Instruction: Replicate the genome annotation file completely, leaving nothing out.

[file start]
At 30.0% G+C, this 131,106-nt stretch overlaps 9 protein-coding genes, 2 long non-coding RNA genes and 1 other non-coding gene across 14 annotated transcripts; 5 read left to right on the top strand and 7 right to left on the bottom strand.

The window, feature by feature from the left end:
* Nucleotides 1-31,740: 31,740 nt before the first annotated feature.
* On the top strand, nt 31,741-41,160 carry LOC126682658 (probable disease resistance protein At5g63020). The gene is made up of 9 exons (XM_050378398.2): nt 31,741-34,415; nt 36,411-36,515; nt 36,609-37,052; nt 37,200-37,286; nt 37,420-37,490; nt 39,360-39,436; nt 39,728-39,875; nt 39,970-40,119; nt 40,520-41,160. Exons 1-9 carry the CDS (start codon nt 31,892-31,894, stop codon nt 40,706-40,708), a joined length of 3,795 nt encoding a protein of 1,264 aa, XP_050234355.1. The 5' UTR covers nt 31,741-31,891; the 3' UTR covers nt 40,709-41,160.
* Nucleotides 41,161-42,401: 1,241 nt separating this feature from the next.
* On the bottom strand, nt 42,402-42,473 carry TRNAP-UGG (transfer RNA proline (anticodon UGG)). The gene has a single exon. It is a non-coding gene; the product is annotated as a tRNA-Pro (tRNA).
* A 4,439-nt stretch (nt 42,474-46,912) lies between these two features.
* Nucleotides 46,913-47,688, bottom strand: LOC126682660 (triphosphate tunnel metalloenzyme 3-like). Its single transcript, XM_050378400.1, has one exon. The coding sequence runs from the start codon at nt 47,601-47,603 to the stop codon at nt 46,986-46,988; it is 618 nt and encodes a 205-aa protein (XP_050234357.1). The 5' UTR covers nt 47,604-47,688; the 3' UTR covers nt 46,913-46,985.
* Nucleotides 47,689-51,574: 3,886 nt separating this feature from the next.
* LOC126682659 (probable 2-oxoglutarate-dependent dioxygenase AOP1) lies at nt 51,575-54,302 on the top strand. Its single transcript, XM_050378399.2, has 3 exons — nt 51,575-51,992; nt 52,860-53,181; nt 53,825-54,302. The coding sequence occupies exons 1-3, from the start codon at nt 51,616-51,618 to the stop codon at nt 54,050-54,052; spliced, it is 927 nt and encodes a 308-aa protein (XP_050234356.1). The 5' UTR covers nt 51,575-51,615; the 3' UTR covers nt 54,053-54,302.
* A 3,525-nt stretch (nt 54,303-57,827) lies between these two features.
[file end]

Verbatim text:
At 30.0% G+C, this 131,106-nt stretch overlaps 9 protein-coding genes, 2 long non-coding RNA genes and 1 other non-coding gene across 14 annotated transcripts; 5 read left to right on the top strand and 7 right to left on the bottom strand.

The window, feature by feature from the left end:
* Nucleotides 1-31,740: 31,740 nt before the first annotated feature.
* On the top strand, nt 31,741-41,160 carry LOC126682658 (probable disease resistance protein At5g63020). The gene is made up of 9 exons (XM_050378398.2): nt 31,741-34,415; nt 36,411-36,515; nt 36,609-37,052; nt 37,200-37,286; nt 37,420-37,490; nt 39,360-39,436; nt 39,728-39,875; nt 39,970-40,119; nt 40,520-41,160. Exons 1-9 carry the CDS (start codon nt 31,892-31,894, stop codon nt 40,706-40,708), a joined length of 3,795 nt encoding a protein of 1,264 aa, XP_050234355.1. The 5' UTR covers nt 31,741-31,891; the 3' UTR covers nt 40,709-41,160.
* Nucleotides 41,161-42,401: 1,241 nt separating this feature from the next.
* On the bottom strand, nt 42,402-42,473 carry TRNAP-UGG (transfer RNA proline (anticodon UGG)). The gene has a single exon. It is a non-coding gene; the product is annotated as a tRNA-Pro (tRNA).
* A 4,439-nt stretch (nt 42,474-46,912) lies between these two features.
* Nucleotides 46,913-47,688, bottom strand: LOC126682660 (triphosphate tunnel metalloenzyme 3-like). Its single transcript, XM_050378400.1, has one exon. The coding sequence runs from the start codon at nt 47,601-47,603 to the stop codon at nt 46,986-46,988; it is 618 nt and encodes a 205-aa protein (XP_050234357.1). The 5' UTR covers nt 47,604-47,688; the 3' UTR covers nt 46,913-46,985.
* Nucleotides 47,689-51,574: 3,886 nt separating this feature from the next.
* LOC126682659 (probable 2-oxoglutarate-dependent dioxygenase AOP1) lies at nt 51,575-54,302 on the top strand. Its single transcript, XM_050378399.2, has 3 exons — nt 51,575-51,992; nt 52,860-53,181; nt 53,825-54,302. The coding sequence occupies exons 1-3, from the start codon at nt 51,616-51,618 to the stop codon at nt 54,050-54,052; spliced, it is 927 nt and encodes a 308-aa protein (XP_050234356.1). The 5' UTR covers nt 51,575-51,615; the 3' UTR covers nt 54,053-54,302.
* A 3,525-nt stretch (nt 54,303-57,827) lies between these two features.